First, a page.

ESCANABA, Mich. (WWJ) – It took more than 10 years to make it happen, but a man from Escanaba in the Upper Peninsula has finally convinced the people from Merriam-Webster to include the word “yooper” in their dictionary.
The new edition of the dictionary will come out in April, with yooper — which is derived from the initials U.P. — defined as “A native or resident of the Upper Peninsula of Michigan.”READ MORE: Juneteenth Not Only a Holiday At The Barack Obama Leadership Academy, Its Part Of The Curriculum, And Has Been Over 20 Years
Steve Parks of Escanaba told WWJ Newradio 950’s Rob Mason how the push began.
“I was playing Scrabble with a friend, and he called me out on the word yooper, and to my amazement he was absolutely correct — it wasn’t in the dictionary,” Parks said. “And so I began this quest to make it happen.”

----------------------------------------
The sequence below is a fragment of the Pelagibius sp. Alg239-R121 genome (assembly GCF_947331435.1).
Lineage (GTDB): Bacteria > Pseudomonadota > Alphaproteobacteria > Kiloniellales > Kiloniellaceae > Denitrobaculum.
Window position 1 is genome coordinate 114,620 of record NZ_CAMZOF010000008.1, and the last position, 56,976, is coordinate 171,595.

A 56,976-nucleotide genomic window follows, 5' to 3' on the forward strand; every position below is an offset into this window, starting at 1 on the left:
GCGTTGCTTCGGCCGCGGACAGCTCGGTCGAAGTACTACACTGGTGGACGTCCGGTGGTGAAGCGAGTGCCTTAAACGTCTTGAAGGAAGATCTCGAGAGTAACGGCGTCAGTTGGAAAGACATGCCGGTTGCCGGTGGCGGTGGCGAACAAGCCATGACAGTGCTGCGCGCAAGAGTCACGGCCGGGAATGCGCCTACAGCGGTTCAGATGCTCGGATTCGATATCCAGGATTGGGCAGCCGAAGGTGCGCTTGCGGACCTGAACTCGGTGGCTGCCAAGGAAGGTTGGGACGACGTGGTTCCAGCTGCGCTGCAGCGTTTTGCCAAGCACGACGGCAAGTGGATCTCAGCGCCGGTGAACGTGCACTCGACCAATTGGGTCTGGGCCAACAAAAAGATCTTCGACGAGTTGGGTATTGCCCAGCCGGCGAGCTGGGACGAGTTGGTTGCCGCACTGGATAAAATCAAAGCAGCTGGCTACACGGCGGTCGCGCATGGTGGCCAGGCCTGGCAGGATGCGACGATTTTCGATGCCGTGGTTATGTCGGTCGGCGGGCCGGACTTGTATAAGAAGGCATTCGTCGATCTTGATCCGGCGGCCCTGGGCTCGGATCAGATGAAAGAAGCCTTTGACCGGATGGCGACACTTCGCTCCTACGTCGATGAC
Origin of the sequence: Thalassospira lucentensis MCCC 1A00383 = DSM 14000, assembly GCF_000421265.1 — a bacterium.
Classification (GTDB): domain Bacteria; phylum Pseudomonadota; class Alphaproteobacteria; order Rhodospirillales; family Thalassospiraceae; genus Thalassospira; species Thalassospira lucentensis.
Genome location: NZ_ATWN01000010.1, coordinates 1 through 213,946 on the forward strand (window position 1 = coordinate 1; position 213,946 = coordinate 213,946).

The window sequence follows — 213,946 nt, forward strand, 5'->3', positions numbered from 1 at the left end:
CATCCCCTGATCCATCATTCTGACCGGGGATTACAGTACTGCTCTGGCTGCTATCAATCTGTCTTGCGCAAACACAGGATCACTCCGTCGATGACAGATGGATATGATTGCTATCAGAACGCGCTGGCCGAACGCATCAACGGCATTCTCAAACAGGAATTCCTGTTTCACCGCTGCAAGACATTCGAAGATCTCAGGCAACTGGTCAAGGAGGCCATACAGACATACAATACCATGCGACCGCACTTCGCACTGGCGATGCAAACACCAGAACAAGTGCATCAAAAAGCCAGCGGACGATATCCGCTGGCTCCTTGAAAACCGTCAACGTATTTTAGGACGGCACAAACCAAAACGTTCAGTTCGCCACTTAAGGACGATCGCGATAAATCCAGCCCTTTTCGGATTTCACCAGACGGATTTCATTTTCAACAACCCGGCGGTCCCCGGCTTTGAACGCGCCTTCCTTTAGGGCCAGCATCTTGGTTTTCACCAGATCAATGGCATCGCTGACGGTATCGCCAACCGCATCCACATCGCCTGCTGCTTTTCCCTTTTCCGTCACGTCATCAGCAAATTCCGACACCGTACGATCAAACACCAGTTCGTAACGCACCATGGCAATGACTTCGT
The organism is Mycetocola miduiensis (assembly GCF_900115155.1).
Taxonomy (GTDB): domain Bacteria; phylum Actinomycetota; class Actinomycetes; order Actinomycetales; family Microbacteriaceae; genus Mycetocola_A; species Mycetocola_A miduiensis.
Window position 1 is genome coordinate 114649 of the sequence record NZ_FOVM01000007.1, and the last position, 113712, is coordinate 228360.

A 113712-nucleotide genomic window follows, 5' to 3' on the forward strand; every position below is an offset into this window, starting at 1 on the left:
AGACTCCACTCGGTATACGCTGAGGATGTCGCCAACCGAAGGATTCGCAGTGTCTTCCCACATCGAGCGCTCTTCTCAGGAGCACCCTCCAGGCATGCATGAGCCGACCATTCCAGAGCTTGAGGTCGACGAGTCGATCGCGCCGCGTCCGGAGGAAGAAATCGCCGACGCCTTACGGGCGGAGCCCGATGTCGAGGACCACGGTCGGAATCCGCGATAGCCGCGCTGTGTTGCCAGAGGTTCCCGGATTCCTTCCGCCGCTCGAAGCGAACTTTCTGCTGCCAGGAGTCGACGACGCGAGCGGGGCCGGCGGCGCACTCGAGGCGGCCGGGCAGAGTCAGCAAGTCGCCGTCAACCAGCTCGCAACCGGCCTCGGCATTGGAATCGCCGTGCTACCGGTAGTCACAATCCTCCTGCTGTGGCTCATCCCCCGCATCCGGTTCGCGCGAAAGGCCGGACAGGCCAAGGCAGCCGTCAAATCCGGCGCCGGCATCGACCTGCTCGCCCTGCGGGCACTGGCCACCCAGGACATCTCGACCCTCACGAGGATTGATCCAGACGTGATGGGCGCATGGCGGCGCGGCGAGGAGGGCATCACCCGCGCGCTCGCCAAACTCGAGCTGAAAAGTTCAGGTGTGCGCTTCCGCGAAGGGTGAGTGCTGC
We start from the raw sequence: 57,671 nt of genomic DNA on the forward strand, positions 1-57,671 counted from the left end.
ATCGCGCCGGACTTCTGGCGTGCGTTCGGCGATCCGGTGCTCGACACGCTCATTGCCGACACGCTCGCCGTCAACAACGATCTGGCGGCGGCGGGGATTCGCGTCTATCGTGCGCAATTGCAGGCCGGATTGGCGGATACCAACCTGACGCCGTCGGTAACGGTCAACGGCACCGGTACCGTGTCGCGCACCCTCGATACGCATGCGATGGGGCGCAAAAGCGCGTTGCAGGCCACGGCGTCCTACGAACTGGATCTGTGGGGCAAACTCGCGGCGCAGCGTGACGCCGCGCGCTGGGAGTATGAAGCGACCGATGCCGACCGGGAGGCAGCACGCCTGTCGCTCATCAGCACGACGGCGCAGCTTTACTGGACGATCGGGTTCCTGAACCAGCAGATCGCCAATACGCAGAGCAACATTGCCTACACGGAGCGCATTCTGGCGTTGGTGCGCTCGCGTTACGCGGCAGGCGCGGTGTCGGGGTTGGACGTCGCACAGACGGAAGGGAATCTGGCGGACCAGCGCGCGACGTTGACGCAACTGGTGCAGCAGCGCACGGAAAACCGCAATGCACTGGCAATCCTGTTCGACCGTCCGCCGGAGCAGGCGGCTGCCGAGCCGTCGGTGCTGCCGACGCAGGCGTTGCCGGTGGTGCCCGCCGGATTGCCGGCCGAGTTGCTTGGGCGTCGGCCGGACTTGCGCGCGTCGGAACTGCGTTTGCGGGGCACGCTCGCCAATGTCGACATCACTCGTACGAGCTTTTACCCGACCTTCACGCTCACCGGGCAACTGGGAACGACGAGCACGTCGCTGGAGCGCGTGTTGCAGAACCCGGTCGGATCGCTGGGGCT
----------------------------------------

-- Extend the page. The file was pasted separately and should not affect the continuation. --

Through letters and conversations, Parks says he built a relationship with a woman from the dictionary company; and when she started to believe that yooper belonged, Parks began a full-court press to try to prove that it’s not just a local expression.READ MORE: Michigan Reports 162 New COVID-19 Cases, 14 Deaths
“Along the way I communicated with her, sent her everything that I could find with yooper on it: chocolate bars, magnets for her refrigerator,” he said. “It was just my yooper way of telling her that I appreciated her work and she was being a proponent of yooper.”
Parks said his decade-long effort can be described in these terms: “Strong work ethic, integrity, resilience — all the things that yoopers are.”
Representatives from Merriam-Webster plan to visit the U.P. August to see what being a yooper is all about.MORE NEWS: Farmington Hills Fire Department To Offer CPR Class On July 15
As for how he should be rewarded for his efforts, Park joked, “When the Upper Peninsula becomes the fifty-first state, I expect that I’m going to be the governor.”